Patients having cancer treatment in Aberdeen and staying at the CLAN cancer support centre may have to leave the premises at weekends in future due to NHS cuts.
CLAN chief executive Debbie Thomson said the NHS, which until now has funded patients to stay at the centre during the whole of their treatment, had changed its agreement from 1st April. And this, she said, is “adding to their stress”.
Previously NHS Grampian had funded 14 rooms seven days a week, but now it is only willing to fund 12 rooms for five nights a week – Sunday night to Thursday night. Patients, who come from Shetland, Orkney, Moray and remote areas of Aberdeenshire, now have the option at weekends of paying for their room or going home.
Mrs Thomson said those with mainland addresses would be expected to travel home, and those too ill to travel may still be funded by the NHS, as there is a “bit of flexibility” in the system.
But other patients, the majority of whom would be having radiotherapy, would either have to travel home or pay £30 per night for their room. This is the figure which CLAN has “kept to a minimum”.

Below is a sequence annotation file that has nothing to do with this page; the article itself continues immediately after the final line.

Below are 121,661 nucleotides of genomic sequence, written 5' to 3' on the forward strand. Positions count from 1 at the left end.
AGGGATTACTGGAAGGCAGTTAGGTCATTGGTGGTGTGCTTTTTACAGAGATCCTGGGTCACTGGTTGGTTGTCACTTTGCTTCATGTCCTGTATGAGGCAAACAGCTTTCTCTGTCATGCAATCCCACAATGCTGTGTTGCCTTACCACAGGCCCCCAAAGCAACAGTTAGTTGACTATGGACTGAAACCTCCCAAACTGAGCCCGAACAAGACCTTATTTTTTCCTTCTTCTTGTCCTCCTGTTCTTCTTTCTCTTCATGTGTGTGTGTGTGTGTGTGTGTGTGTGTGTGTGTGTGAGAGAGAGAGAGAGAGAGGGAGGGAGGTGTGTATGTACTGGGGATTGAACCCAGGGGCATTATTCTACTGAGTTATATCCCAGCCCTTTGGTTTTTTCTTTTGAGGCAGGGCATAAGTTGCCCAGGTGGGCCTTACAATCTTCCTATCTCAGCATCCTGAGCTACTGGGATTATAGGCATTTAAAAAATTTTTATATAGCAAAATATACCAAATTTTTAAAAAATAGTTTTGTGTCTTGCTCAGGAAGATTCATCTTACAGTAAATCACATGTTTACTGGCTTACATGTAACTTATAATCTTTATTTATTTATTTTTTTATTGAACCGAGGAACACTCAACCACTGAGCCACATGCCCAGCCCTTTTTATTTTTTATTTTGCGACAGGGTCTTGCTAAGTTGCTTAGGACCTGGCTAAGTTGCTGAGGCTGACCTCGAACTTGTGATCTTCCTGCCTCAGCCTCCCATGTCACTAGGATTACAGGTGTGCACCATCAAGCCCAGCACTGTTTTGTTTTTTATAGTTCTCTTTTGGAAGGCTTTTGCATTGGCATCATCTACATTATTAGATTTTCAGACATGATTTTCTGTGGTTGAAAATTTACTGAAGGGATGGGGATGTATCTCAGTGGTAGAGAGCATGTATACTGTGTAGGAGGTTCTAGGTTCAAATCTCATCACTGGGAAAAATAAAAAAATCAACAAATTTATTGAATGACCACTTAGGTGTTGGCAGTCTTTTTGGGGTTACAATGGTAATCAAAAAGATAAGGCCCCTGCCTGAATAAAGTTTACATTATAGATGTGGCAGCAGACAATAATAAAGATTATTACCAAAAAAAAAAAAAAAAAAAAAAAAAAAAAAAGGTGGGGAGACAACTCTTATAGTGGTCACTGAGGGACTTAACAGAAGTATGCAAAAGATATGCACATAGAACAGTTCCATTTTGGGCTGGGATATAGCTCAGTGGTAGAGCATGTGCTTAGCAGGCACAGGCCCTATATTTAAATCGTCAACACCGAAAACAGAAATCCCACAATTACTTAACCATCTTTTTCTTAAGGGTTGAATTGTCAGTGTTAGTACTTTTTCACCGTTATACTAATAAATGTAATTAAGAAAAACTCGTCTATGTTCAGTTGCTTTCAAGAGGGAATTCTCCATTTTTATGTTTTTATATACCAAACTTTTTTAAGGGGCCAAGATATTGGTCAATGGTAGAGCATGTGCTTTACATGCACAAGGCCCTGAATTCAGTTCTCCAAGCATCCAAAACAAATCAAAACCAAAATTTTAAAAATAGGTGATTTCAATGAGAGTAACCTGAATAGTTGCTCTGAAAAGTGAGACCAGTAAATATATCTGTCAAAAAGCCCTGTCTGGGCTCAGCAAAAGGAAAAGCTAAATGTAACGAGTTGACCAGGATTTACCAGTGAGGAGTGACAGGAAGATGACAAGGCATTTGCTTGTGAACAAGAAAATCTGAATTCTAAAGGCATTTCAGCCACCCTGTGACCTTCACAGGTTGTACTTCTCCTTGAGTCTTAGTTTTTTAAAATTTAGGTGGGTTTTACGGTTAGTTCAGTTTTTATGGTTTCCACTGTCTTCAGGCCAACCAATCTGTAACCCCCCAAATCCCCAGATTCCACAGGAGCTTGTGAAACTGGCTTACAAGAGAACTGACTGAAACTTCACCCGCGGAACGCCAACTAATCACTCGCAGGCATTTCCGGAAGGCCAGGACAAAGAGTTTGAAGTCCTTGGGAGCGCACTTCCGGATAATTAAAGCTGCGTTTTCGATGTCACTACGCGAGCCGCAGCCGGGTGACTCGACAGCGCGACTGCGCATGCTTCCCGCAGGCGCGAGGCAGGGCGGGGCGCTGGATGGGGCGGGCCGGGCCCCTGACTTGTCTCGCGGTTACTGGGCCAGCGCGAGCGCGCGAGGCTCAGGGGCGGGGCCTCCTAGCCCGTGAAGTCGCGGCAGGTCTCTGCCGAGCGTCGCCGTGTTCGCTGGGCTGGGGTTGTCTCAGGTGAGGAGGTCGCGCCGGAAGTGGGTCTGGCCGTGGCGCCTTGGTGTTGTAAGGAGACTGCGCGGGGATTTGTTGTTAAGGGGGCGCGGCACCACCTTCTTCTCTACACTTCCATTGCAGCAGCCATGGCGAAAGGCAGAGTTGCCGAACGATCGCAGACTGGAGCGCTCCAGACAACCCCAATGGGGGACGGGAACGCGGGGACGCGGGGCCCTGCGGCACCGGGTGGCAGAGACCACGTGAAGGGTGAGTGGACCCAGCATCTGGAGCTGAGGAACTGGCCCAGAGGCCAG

However Mrs Thomson assured patients that no-one would be forced to leave, and said: “We’re passionate about supporting the isles.” CLAN is well-used by Shetland patients, she added, and there could be around three or four Shetland residents at the centre at any one time.
Mrs Thomson said she was now “working with the NHS to overcome the difficulty of [isles patients] travelling back and forth”.
She said it was “not as easy as getting on a plane and going home”. There could be delays at check-in, at security and then the plane might even end up circling Sumburgh and being diverted somewhere else.
And all this would be at a time when people felt vulnerable – although patients generally feel fine at the beginning of treatment, they get progressively more tired as the weeks wear on. Patients can be away from home for up to seven weeks, she said.